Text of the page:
Now, to further compound the problem, consider the following thought experiment…one that has probably happened many times. One can easily imagine a scenario where an entire neighborhood has one cultivar of the Callery Pear, but then one house decides they want a second tree, and if they purchase a different cultivar than everyone else……boom! Cross pollination occurs via bees, and thus viable seeds are produced. The sterile trees are no longer sterile!
Since these are hybrids, the seeds will produce one of two things – the original Callery Pear tree from China, or what ever it cross pollinated with. The true Callery Pear from China is even worse than these ‘Bradford’ varieties. As the Chinese Native version produces thorns that can get up to 4″ long, similar to a Honey Locust tree. These thorns can injure people, animals, and puncture tires. Additionally they can form dense thickets, and make land less desirable for people AND wildlife.
Below is a video I made documenting just how widespread this problem is in my (and many other people’s) areas.
An invader from another land
The main reason the Callery Pear tree blooms before Oaks and Maples have leaves is because it isn’t from North America. Since the Callery Pear tree is native to China, it has evolved in a completely different ecosystem. So it doesn’t take many warm days after winter before the tree ‘wakes’ up from its Winter slumber and thinks it is time to put leaves out.
Hardy and Robust
These trees are extremely adaptable. They can grow just fine in moist conditions, drought, sandy soil, clay – and a large range of ph levels. In fact the American botanist Frank Meyer, who originally brought seeds back from China was amazed at the variety of ecosystems it grew in…..dry slopes, standing water, barren mountain sides, and bamboo forests!
Why is leafing out early a problem?
The Bradford Pear tree going into full foliage so early in Spring causes problems for other native species. The shade created from the flowers, and then soon followed by the leaves takes the sunlight away from the other plants on the forest floor, and other trees that are smaller. This is a large issue for our native trees. Now, it doesn’t effect native trees that are taller than the fast growing Bradford Pears, but it does reduce the growth rate of native saplings.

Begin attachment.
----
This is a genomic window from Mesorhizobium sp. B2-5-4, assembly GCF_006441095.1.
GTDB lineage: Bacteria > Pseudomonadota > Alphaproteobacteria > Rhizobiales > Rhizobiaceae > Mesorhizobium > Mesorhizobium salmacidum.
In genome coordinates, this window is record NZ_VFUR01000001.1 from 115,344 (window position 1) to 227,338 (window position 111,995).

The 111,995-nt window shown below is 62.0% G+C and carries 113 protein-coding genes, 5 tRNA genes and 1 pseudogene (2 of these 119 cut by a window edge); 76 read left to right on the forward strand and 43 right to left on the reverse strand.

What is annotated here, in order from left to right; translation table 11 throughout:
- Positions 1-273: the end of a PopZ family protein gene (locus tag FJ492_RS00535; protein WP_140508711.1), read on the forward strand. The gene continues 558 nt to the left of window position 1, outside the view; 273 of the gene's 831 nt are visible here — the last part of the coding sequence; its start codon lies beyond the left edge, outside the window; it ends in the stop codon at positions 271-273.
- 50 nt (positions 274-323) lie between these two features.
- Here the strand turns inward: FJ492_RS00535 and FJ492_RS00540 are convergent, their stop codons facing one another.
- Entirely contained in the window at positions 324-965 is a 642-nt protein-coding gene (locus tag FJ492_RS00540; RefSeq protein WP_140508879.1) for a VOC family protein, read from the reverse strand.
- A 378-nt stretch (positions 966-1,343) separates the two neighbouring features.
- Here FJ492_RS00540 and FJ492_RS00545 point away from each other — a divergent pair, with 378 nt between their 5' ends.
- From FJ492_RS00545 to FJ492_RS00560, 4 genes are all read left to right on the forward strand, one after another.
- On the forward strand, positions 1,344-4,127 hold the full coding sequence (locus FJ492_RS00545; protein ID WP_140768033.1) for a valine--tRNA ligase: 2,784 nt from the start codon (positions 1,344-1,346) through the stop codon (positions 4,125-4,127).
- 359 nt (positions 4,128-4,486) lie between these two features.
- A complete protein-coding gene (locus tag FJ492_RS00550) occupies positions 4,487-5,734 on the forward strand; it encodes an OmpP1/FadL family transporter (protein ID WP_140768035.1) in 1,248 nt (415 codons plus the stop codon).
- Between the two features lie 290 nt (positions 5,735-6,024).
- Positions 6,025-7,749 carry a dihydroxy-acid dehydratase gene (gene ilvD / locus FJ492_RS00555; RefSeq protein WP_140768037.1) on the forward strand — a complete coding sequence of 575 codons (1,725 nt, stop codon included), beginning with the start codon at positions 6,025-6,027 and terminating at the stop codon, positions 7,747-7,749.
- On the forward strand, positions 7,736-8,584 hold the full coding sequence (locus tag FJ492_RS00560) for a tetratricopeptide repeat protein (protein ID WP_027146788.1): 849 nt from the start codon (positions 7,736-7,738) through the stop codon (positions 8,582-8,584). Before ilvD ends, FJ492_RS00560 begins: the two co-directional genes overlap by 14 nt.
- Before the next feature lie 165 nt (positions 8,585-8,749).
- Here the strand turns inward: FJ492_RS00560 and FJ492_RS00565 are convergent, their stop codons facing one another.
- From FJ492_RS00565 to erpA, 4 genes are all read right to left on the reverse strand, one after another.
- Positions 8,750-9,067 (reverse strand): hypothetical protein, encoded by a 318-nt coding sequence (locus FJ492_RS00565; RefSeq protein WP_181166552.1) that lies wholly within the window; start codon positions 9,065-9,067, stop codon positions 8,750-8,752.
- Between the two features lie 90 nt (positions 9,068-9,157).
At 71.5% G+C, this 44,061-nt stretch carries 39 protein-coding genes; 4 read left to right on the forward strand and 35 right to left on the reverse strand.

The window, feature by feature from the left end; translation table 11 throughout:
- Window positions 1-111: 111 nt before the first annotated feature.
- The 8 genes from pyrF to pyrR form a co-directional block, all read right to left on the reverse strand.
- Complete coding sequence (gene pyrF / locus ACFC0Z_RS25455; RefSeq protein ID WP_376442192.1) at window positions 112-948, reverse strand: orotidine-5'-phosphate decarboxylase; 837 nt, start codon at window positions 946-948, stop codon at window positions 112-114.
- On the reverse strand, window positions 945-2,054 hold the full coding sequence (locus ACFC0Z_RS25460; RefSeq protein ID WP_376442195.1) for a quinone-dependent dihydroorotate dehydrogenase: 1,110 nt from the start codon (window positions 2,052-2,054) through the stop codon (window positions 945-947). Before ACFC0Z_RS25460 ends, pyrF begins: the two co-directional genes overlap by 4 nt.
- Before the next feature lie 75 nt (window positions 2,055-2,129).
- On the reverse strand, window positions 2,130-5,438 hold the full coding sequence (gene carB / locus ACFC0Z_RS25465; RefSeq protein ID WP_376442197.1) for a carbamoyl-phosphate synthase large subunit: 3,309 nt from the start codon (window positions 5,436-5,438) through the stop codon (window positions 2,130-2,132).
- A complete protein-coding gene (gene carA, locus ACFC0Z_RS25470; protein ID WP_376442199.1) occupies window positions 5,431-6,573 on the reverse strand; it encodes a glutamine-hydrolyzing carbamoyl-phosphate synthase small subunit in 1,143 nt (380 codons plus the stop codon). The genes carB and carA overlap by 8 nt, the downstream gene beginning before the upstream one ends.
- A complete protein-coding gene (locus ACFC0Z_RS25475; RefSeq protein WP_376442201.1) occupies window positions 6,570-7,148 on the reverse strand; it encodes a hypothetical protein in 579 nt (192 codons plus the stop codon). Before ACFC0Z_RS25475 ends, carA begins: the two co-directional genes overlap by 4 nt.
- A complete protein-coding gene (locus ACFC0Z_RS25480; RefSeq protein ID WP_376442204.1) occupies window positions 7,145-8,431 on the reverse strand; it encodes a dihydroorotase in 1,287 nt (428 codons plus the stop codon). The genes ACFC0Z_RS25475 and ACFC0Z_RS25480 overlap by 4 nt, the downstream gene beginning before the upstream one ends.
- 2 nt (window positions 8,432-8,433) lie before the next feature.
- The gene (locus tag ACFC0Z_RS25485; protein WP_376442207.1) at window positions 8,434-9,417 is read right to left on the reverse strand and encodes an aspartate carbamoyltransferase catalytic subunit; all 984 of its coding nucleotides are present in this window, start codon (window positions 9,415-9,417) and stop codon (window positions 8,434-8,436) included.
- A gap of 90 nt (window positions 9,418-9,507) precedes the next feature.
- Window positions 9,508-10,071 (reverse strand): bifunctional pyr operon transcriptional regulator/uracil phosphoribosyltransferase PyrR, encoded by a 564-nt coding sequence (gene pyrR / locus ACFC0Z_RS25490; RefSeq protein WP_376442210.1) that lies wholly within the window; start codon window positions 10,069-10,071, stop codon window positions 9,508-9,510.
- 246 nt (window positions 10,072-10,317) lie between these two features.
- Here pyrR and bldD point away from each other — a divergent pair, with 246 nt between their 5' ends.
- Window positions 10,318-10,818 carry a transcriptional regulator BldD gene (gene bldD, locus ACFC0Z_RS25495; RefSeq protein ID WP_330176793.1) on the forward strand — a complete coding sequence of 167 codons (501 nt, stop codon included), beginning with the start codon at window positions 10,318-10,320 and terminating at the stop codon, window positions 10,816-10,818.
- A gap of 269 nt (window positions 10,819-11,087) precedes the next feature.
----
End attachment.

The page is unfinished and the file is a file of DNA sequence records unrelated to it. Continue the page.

The longer that Oak, Maple, and other native trees are small saplings, the more prone they are to being browsed/eaten by deer. So, it becomes difficult for a piece of land to grow the native trees that have evolved within our ecosystem, when the Callery Pear can just out-compete them via it’s fast growth rate and ability to shade out other saplings.
Even though the deer get some nutrition from eating a young oak sapling. They would certainly get more food in the long run if that Oak sapling was able to grow to maturity and produce acorns! Too bad we can’t make the deer understand that fact.
Not just a problem for other native trees
The sunlight ‘stolen’ by the earlier-than-native foliage of the Bradford Pear tree effects our woodland wildflower population. Virginia Bluebells, Spring Beauty, Trout Lily, Blood Root – all early Spring woodland wildflowers. These flowers are a valuable source of nectar to bees and other native pollinators.
Early Spring woodland flowers emerge from dormancy and are generally blooming before trees have put out leaves. They have evolved to grow in this manner because they need to get the sunlight before the Oaks, Hickory, Maples and other trees put out leaves and shade the forest floor. Bradford Pear trees rob these plants of their necessary sunlight by putting out foliage before some of these plants even emerge. Dense colonies of the Callery Pear trees form on woodland edges, preventing native trees, and thus other woodland or native partial shade plants. So, it is a detriment to our native bees and butterflies that don’t have many nectar options in the early Spring.
Bradford Pear trees have a very steep branch structure. The wood is also noted for being quite brittle. This combination makes the limbs inherently weak and at risk for falling during high winds or storms. This can pose a serious threat to people and property. Some municipalities have banned or are removing it from city landscaping just to avoid any liability.
Some states have listed it as an invasive species (South Carolina, Ohio, Alabama, Georgia, New Jersey, Maryland, North Carolina, and Pennsylvania). This is due to is prolific nature, as it has the ability to form thick stands of trees on the edge of natural forests – and thus preventing our normal, native plants from growing.
But the falling limbs from mature trees can be a real issue. Imagine if a limb fell onto your car, or worse yet, a person! That is too steep of a price to pay just to have a flowering tree in your yard.
How to control Callery Pear
How to best control the Callery Pear tree depends on the size of the tree. Take time to assess the infestation or specimen tree you have before cutting it down. And, remember, if you hire someone to take down your tree – make sure they are insured.
For small trees
For small isolated saplings that have germinated from seed, you can control it by digging out the root ball with a spade. Then just leave the tree lying on the ground or dispose of it properly.
For controlling larger specimen Callery Pear trees
For larger trees, such as one that was planted many years ago as an ornamental, you will have to cut it down and poison the stump. I strongly recommend the cut & paint method. See here for my detailed guide on how to stop tree stumps from sprouting.